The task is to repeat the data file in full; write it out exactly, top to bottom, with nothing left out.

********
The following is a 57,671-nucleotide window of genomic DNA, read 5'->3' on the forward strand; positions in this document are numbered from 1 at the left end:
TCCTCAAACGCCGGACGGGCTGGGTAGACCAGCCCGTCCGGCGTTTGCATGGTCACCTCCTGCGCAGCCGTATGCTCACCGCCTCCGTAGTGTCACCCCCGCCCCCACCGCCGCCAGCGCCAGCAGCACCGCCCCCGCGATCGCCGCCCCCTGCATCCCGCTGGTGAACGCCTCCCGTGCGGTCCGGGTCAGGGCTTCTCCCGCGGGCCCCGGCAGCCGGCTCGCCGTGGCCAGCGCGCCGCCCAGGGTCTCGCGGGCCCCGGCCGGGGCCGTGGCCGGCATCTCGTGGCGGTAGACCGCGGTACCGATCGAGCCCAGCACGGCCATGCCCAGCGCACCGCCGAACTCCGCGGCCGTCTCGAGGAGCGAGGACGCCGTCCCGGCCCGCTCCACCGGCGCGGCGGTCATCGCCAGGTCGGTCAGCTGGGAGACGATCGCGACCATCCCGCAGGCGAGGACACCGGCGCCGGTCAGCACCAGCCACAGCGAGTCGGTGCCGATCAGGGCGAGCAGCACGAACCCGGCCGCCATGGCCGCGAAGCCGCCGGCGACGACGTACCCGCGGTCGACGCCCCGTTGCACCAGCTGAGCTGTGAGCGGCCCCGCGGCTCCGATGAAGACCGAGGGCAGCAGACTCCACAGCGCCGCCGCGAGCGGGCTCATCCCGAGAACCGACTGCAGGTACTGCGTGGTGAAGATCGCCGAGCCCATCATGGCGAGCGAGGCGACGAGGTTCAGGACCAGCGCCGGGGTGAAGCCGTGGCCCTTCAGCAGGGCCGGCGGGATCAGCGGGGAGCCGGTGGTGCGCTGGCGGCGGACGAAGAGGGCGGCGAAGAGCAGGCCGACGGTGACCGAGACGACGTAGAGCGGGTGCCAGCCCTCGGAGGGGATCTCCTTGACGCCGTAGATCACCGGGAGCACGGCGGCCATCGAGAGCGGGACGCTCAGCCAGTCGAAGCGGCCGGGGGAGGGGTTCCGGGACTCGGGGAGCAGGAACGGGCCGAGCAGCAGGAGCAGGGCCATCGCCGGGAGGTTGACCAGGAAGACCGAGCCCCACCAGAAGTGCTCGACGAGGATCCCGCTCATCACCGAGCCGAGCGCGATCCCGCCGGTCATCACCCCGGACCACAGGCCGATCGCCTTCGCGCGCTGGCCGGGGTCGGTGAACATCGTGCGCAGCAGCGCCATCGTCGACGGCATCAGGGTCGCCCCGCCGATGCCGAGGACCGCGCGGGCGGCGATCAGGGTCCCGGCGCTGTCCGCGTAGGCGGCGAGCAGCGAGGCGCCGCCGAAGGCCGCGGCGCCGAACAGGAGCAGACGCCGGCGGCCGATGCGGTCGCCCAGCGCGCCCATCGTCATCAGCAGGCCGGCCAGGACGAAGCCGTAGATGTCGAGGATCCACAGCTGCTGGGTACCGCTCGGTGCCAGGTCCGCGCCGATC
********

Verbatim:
The following is a 57,671-nucleotide window of genomic DNA, read 5'->3' on the forward strand; positions in this document are numbered from 1 at the left end:
TCCTCAAACGCCGGACGGGCTGGGTAGACCAGCCCGTCCGGCGTTTGCATGGTCACCTCCTGCGCAGCCGTATGCTCACCGCCTCCGTAGTGTCACCCCCGCCCCCACCGCCGCCAGCGCCAGCAGCACCGCCCCCGCGATCGCCGCCCCCTGCATCCCGCTGGTGAACGCCTCCCGTGCGGTCCGGGTCAGGGCTTCTCCCGCGGGCCCCGGCAGCCGGCTCGCCGTGGCCAGCGCGCCGCCCAGGGTCTCGCGGGCCCCGGCCGGGGCCGTGGCCGGCATCTCGTGGCGGTAGACCGCGGTACCGATCGAGCCCAGCACGGCCATGCCCAGCGCACCGCCGAACTCCGCGGCCGTCTCGAGGAGCGAGGACGCCGTCCCGGCCCGCTCCACCGGCGCGGCGGTCATCGCCAGGTCGGTCAGCTGGGAGACGATCGCGACCATCCCGCAGGCGAGGACACCGGCGCCGGTCAGCACCAGCCACAGCGAGTCGGTGCCGATCAGGGCGAGCAGCACGAACCCGGCCGCCATGGCCGCGAAGCCGCCGGCGACGACGTACCCGCGGTCGACGCCCCGTTGCACCAGCTGAGCTGTGAGCGGCCCCGCGGCTCCGATGAAGACCGAGGGCAGCAGACTCCACAGCGCCGCCGCGAGCGGGCTCATCCCGAGAACCGACTGCAGGTACTGCGTGGTGAAGATCGCCGAGCCCATCATGGCGAGCGAGGCGACGAGGTTCAGGACCAGCGCCGGGGTGAAGCCGTGGCCCTTCAGCAGGGCCGGCGGGATCAGCGGGGAGCCGGTGGTGCGCTGGCGGCGGACGAAGAGGGCGGCGAAGAGCAGGCCGACGGTGACCGAGACGACGTAGAGCGGGTGCCAGCCCTCGGAGGGGATCTCCTTGACGCCGTAGATCACCGGGAGCACGGCGGCCATCGAGAGCGGGACGCTCAGCCAGTCGAAGCGGCCGGGGGAGGGGTTCCGGGACTCGGGGAGCAGGAACGGGCCGAGCAGCAGGAGCAGGGCCATCGCCGGGAGGTTGACCAGGAAGACCGAGCCCCACCAGAAGTGCTCGACGAGGATCCCGCTCATCACCGAGCCGAGCGCGATCCCGCCGGTCATCACCCCGGACCACAGGCCGATCGCCTTCGCGCGCTGGCCGGGGTCGGTGAACATCGTGCGCAGCAGCGCCATCGTCGACGGCATCAGGGTCGCCCCGCCGATGCCGAGGACCGCGCGGGCGGCGATCAGGGTCCCGGCGCTGTCCGCGTAGGCGGCGAGCAGCGAGGCGCCGCCGAAGGCCGCGGCGCCGAACAGGAGCAGACGCCGGCGGCCGATGCGGTCGCCCAGCGCGCCCATCGTCATCAGCAGGCCGGCCAGGACGAAGCCGTAGATGTCGAGGATCCACAGCTGCTGGGTACCGCTCGGTGCCAGGTCCGCGCCGATC